I might consider substituting a 3rd layer of plywood for the steel, applying a double layer to the exterior of the studs, taping the exterior of the second layer, then the double layer of foam with both layers taped, then the exterior layer of plywood.

    Many thanks AJ.

  4. GBA Editor
    Martin Holladay | | #4

    Q."Will the following wall section perform well as far as energy and moisture are concerned?"

    A. Yes from a moisture standpoint. From an energy standpoint, the walls are so-so. Thicker rigid foam or a higher quality insulation between the studs would improve the thermal performance of the wall.

    Q. "What type of foam would be best?"

    A. Most green builders have concluded that polyiso is the most environmentally friendly type of rigid foam. For more information on this issue, see How to Install Rigid Foam Sheathing.

    Q. "Since this wall section would have to have some drying capability to the exterior, what should I look for in a housewrap?"

    A. As you have evidently already figured out, the wall needs to be able to dry out in both directions from the layer with the lowest vapor permeance -- in the case of your wall, from the steel layer. Almost all brands of housewrap are vapor-permeable, so I wouldn't worry. For more information on this issue, see All About Water-Resistive Barriers.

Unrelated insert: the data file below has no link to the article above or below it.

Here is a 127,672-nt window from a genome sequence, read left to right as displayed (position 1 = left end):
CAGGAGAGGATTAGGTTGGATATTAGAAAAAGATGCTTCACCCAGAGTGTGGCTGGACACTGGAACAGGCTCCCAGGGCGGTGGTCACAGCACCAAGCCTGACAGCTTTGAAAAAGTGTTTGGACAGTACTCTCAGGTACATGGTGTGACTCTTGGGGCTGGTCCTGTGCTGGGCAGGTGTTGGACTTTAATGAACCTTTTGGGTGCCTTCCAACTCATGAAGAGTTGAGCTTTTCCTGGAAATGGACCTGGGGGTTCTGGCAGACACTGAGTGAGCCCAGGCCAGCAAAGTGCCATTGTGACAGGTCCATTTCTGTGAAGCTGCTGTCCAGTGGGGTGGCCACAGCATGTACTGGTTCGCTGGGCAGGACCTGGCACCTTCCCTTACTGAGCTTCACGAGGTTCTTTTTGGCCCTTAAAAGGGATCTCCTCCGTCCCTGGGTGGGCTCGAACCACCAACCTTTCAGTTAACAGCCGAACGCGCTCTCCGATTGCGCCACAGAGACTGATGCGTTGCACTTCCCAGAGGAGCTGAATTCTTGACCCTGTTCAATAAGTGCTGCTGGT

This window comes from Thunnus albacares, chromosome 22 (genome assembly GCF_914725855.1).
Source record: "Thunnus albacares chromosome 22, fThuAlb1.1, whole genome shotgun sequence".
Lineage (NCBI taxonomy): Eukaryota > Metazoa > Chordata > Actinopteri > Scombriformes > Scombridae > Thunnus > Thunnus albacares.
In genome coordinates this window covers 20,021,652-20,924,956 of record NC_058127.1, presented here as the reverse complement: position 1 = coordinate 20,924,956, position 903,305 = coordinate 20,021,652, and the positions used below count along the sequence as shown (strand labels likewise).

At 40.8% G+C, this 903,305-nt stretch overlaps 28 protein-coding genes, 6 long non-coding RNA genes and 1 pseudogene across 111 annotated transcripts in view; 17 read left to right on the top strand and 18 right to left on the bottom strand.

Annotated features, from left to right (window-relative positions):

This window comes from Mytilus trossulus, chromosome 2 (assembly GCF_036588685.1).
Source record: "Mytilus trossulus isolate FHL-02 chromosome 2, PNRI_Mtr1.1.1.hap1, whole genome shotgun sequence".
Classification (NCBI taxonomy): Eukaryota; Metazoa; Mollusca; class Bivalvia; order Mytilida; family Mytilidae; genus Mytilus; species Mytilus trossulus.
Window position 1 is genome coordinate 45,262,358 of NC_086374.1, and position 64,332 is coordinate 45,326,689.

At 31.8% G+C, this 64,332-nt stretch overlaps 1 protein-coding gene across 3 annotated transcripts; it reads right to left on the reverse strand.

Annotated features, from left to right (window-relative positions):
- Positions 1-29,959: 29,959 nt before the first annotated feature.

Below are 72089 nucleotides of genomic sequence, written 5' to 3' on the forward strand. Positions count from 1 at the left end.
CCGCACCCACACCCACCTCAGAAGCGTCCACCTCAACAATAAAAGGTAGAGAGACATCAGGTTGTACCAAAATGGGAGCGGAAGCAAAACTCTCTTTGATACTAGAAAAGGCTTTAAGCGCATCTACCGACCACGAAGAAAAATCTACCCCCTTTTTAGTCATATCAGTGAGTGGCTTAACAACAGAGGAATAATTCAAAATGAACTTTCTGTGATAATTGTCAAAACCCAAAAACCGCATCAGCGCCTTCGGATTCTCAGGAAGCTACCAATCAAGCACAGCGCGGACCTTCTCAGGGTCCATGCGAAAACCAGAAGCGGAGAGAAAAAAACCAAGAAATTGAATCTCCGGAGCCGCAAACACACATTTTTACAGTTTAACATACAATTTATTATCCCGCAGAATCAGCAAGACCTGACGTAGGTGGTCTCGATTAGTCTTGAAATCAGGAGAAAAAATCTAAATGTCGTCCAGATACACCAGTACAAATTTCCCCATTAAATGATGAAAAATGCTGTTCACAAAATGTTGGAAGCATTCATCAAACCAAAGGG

Q. "Would a vented roof system or sealed perform best?"

    A. For a story-and-a-half (Cape Cod style) house, it makes sense for the insulation to follow the sloped roof assembly. If you take this advice, the rafter bays can be either vented or unvented, as long as your roof has no dormers, skylights, chimneys, valleys, or hips. If you have a complicated roof geometry with some of these listed features, you should create an unvented assembly.

    For more information on these issues, see:

    Two ways to insulate attic kneewalls

    How to Build an Insulated Cathedral Ceiling.

  5. Bill_NC | | #5


    Many thanks.

    I'll explore the costs of higher R value in the 5-1/2" stud depth.